I've decided to try going gray again.  I was mostly gray from my mid 30's to mid 40's, though I expect it's about 100% now.  J says he doesn't care, so I colored with a lighter brown this week.  It's a little odd looking. and may be even odder when I try blonde next go round.  I thought it might work as the ends fade some, but I may have to cut a bit off before all is said and done.  Fun adventures with hair!  The days and nights have been cooling off, so a/c has been turned off more often, and windows open as much as possible.  I continue to pick okra, and freeze several meals worth weekly.  Chard, lettuce, and arugula seeds were replanted for the fall garden.  Swagbucks had not credited me for a gift purchase I made through them in July.  After going back and forth with them, I received the credit.  I made my initial swagbucks goal daily, and my secondary goal several days.

We have another broody hen.  I was thinking it was getting a little late, but J wanted to try again, so I put her in the broody area on 10 eggs.  I learned something this week.  I'd always thought once an egg got cool, it was no longer viable to hatch.  Well, come to find out you can keep eggs a couple of weeks before trying to incubate them.  Who knew?!  So, I saved up eggs for 3 days until I had 10.   Maybe the third time will be the charm in this case.  I'd been waiting for cooler temps and rain, and getting it, finally trimmed the lemon and avocado trees I started from seed.  They'll be easier to fit in the house over winter, and I hope they'll put out some side branches.  I don't expect to ever get avocados, but lemons would be lovely some day.

For dinner, a batch of Pasta Norma was made with our herbs and vegi's.  I planted more seeds for beets, hollyhocks, bachelor buttons, rumex, and black eyed susan.  Another 6 pints of tomato juice were canned.  When inspecting the jars for canning, I found one with a chip on the rim, so I tied a piece of twine on it to alert me to use it for dry goods, a vase, etc., anything besides canning.  I got an order for soap from one of the B&B's.  J's business partner offered to drop it off for me, as he lives 10 minutes from the B&B.  Though he said he wouldn't take anything, I put one of the new bars of soap in with the others for him.  This will save me an hour and a half round trip driving, and I usually "thrift my way home", so that money in addition to gas money will be saved.  Now that the new soap is ready, I've got to decide on a name, so I can get them wrapped and offered  in the shop.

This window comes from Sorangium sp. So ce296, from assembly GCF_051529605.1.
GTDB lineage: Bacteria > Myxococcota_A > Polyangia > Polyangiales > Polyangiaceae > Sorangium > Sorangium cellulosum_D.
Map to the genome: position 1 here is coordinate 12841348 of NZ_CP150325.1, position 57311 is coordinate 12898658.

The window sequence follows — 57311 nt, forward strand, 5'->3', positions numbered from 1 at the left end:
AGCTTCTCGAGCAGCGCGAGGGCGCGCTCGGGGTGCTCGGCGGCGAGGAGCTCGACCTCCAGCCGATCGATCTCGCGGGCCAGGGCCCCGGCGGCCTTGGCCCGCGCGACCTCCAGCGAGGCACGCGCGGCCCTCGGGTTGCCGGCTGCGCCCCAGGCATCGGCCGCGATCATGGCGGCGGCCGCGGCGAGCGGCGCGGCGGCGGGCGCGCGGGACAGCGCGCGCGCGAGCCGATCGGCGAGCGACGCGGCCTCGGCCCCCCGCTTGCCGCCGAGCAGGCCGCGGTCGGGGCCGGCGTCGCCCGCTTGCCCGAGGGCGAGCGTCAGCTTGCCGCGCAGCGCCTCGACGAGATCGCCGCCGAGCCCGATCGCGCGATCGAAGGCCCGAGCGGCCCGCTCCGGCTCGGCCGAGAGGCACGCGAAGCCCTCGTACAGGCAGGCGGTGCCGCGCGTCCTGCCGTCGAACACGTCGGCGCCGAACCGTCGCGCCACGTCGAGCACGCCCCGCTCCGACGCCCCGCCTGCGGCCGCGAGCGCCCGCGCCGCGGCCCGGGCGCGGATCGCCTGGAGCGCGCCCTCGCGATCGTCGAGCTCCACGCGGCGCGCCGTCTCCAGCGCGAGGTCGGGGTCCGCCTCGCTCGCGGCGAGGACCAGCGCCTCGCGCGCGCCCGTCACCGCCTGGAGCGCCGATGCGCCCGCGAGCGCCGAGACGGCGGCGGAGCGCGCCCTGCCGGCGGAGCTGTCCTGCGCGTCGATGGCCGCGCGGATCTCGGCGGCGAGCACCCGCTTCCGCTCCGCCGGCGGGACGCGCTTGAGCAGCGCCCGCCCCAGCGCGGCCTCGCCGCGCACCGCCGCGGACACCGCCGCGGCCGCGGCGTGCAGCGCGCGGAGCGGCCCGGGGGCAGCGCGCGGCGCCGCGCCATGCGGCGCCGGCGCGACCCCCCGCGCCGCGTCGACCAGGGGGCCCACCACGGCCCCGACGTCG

This weekend, as part of my birthday celebration, J took me wherever I wanted to go on Saturday.  We went to a local shop I'd been wanting to check out, a farmer's market, botanical garden, bakery (for a small snack in lieu of lunch), thrift shops and a crepe place for late lunch/dinner.  Other than the gas, it was a pretty inexpensive day.  I found very little I needed, though I did buy a couple of chive plants for $1 ea (mine succumbed to the drought), and 2 black-eyed susans and a homestead verbena, each at 40% off.  I found two white shirts for dyeing and a ravioli maker at the thrift shops.  J, however, found two nice wool suit jackets, a couple pairs of cargo shorts, and six pairs of work pants, including a pair that are fireproof (helpful with welding, plasma cutting & such) and two pairs with tags still on.  We had a most enjoyable day together. On Sunday, my siblings and I met for dinner, which is always a fun time.

Wonderful rain arrived, almost 3/4".  Enough was collected that we'll be able to switch from the well water back to rain water, and hopefully, it will last us until the next rain.  Two very lovely bags of organic, shade grown coffee beans arrived from our new friend at the Smithsonian, as thanks for the pawpaws we shared with him.    We're very much enjoying the Ethiopian beans currently.  Wishing a lovely Labor Day holiday to my friends in the U.S.!